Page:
(HealthDay News) – The U.S. Preventive Services Task Force (USPSTF) has found that there is currently insufficient evidence to weigh the benefits and harms of screening for primary hypertension in children and adolescents in order to prevent subsequent cardiovascular disease, according to a final Recommendation Statement published online Oct. 8 in the Annals of Internal Medicine.
Virginia M. Moyer, MD, MPH, on behalf of the USPSTF, reviewed the evidence to update the 2003 recommendation statement on high blood pressure screening for children and adolescents. Evidence was reviewed on screening and diagnostic accuracy of screening tests; the effectiveness and harms of treatment of screen-detected childhood hypertension; and the correlation of hypertension with markers of cardiovascular disease.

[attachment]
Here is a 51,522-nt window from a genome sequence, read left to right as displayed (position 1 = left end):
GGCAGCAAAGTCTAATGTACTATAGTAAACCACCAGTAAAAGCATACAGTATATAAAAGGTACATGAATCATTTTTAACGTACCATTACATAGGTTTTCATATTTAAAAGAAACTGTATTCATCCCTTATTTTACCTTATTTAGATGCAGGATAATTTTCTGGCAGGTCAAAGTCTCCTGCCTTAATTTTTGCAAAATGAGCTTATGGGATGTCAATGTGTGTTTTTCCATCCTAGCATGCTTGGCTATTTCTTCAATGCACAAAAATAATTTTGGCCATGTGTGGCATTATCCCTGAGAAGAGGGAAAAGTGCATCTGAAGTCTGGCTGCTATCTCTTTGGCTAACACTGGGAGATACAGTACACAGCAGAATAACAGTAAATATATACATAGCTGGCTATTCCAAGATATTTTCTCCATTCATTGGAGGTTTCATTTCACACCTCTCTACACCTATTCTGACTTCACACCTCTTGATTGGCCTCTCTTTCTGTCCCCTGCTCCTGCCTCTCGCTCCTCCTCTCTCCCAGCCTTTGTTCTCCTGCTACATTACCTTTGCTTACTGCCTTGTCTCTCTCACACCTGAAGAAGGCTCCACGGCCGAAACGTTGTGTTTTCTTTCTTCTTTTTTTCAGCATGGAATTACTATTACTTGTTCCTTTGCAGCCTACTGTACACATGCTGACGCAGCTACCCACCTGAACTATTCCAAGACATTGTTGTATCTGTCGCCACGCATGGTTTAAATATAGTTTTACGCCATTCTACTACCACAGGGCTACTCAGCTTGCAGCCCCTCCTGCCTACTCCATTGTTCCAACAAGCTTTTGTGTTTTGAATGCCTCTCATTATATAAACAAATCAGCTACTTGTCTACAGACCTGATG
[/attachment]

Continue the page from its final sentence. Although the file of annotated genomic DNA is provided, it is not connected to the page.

Based on the findings, the researchers concluded that there was currently insufficient evidence to weigh the balance of benefit and harms of screening for primary hypertension in asymptomatic children and adolescents in order to prevent the development of cardiovascular disease. This recommendation applies to children and adolescents who do not have symptoms of hypertension, per the report.
“We call on the research community to strengthen the evidence base linking screening and treatment of high blood pressure in children and teens to their long-term cardiovascular health,” USPSTF member Kirsten Bibbins-Domingo, PhD, said in a statement.